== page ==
Rejection of capitalist drive of profit-making:  Capitalism is unidirectionally driven by profit, not social needs. Capitalist production may achieve short-term gains in agricultural productivity, but generally at the cost of social and environmental destructions and of human nutrition. The capitalist agriculture primarily depends on input commodities such as fertilizer, machinery, seed, hired labor, fuel and pesticides. Farmers used to grow their own seeds, raise the mules and cows, raise the hay that the animals ate, and spread the manure from the animals to the land. Now, farmers have no other choice than buying the seeds from a seed company, or the “manures” from Union Carbide. This dependence on input industries also forces the farmers to loan for buying the farm-inputs, and to accumulate huge debts. A study shows that in the US about 40% of the agricultural cost is added in creating inputs, 50% is added in processing and transportation of the farm commodities leaving the farm-land, and only 10% is added in actual process of farming on a land [3]. Thus, farming is no more a self-sustained process that generates its own input and convert them into outputs. On-farm productivity is becoming less and less important to determine the agricultural cost.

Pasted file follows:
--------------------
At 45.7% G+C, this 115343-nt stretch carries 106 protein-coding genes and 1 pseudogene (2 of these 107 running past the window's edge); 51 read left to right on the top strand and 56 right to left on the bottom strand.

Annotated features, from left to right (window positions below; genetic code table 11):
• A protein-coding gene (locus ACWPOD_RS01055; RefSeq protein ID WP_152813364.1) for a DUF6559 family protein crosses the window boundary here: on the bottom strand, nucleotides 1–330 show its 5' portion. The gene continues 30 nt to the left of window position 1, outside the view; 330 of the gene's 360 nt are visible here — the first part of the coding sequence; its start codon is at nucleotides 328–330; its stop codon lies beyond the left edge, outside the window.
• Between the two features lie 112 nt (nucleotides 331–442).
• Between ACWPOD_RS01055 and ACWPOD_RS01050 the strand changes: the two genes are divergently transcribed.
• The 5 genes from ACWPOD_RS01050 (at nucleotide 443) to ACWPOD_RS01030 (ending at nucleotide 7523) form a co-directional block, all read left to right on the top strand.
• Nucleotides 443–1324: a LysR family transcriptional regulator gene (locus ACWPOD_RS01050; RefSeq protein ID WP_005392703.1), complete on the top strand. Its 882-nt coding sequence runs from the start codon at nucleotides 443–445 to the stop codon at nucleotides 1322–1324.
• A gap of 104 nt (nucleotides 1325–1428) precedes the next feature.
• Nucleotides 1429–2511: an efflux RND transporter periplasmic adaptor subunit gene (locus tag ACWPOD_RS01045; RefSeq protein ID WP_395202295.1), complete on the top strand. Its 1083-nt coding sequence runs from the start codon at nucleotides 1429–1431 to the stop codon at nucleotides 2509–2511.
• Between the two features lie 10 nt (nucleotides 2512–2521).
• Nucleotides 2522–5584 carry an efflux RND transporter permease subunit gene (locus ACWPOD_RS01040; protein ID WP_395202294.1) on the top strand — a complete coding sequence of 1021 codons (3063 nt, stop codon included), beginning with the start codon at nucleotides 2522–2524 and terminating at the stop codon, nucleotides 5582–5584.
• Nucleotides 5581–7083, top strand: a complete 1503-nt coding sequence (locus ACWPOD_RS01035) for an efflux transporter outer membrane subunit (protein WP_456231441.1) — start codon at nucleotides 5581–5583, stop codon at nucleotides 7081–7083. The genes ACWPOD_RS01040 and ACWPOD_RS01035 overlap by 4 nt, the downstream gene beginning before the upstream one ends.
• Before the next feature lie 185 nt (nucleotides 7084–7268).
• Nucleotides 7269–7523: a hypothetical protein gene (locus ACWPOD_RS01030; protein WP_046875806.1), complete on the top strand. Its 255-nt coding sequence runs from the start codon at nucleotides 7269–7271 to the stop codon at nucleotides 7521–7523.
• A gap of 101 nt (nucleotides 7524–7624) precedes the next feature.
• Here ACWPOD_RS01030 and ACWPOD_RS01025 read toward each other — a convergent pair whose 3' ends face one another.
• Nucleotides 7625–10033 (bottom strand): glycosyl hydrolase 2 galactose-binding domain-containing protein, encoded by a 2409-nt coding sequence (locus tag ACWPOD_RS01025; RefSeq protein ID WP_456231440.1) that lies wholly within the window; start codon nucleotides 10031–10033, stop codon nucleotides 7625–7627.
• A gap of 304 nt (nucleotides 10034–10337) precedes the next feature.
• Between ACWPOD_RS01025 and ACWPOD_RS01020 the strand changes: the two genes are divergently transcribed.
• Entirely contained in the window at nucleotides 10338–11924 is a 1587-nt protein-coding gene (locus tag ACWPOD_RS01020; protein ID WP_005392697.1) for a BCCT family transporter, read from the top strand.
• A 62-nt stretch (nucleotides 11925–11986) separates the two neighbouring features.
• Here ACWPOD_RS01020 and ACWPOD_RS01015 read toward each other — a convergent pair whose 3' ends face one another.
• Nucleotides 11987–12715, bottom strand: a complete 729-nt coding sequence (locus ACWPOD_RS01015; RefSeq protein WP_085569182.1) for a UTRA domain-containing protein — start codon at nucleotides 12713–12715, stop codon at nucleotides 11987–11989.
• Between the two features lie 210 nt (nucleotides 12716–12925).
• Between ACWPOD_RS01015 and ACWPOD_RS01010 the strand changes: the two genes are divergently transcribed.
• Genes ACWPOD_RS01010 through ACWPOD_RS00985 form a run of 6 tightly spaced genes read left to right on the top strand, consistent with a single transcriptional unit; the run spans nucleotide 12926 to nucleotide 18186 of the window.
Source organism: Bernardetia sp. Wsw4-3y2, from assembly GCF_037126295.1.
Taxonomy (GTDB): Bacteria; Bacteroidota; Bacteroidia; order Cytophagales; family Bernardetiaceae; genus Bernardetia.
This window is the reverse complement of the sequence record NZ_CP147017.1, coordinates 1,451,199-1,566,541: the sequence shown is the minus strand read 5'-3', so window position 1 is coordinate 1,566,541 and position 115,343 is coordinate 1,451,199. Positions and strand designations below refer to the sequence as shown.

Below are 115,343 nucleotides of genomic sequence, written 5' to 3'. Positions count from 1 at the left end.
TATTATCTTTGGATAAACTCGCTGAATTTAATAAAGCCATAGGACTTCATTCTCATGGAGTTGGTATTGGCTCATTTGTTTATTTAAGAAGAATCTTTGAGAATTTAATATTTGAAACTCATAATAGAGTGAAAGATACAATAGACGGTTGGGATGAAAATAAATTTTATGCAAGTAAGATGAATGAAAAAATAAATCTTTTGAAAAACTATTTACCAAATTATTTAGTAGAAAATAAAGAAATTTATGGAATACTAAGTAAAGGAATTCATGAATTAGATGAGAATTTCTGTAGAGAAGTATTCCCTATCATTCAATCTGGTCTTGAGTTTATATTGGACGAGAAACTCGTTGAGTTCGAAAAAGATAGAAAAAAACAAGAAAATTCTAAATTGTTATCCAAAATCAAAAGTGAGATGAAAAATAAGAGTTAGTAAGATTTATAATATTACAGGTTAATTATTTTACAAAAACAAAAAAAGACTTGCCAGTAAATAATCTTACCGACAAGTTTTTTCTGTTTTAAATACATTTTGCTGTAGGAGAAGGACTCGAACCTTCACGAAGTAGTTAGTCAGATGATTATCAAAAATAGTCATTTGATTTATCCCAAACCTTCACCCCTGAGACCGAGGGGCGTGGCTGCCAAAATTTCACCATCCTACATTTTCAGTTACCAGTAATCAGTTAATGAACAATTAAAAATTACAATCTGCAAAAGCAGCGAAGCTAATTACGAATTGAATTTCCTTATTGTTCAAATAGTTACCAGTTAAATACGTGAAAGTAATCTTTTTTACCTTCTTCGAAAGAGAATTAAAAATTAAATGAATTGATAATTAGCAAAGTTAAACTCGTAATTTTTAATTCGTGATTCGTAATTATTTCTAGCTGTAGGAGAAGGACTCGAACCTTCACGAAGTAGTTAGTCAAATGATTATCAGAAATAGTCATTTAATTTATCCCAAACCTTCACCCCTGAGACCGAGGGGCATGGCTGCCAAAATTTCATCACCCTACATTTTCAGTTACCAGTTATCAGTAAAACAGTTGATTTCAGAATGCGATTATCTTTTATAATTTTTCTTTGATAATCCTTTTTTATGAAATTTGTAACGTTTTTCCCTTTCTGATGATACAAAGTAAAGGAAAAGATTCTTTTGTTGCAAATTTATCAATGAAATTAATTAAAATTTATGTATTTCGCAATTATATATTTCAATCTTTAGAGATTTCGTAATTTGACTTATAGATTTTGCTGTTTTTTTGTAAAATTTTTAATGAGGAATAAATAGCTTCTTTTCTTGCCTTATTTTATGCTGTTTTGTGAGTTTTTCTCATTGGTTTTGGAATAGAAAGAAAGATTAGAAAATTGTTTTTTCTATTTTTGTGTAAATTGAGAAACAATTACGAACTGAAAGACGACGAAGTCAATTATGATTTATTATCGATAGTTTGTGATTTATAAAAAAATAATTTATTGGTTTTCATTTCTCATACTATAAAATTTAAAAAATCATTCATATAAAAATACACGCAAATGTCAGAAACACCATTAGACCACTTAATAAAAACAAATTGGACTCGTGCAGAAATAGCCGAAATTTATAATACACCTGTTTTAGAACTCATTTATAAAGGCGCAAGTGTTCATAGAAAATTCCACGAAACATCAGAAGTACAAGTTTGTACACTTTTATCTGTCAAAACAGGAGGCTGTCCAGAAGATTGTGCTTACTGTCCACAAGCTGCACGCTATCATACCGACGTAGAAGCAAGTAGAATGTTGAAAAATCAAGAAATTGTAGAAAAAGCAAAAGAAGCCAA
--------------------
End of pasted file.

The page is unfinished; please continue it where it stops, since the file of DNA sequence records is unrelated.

Further, agricultural research in the capitalist countries is basically conditioned by the agribusiness and is designed to maximize the profit of seed companies, machinery companies and fertilizer companies. Agroecology fundamentally challenges this scenario by reducing the farmer’s dependence on input commodities. In Cuba large landscapes of destructive industrial farming are being replaced by a planned mosaic of lands (e.g. forests, crop-lands, fruit-orchard, fish-ponds and pastures) in which each patch is used to produce its own product, but also contributes to the production of other patches. For example, a patch of forest surrounding a farm-land not only provide timber, fuel, fruits and honey, but also regulate the water-flow, offer food for live-stocks, and provide a home for natural enemies of the pests and the pollinators for the crops [2].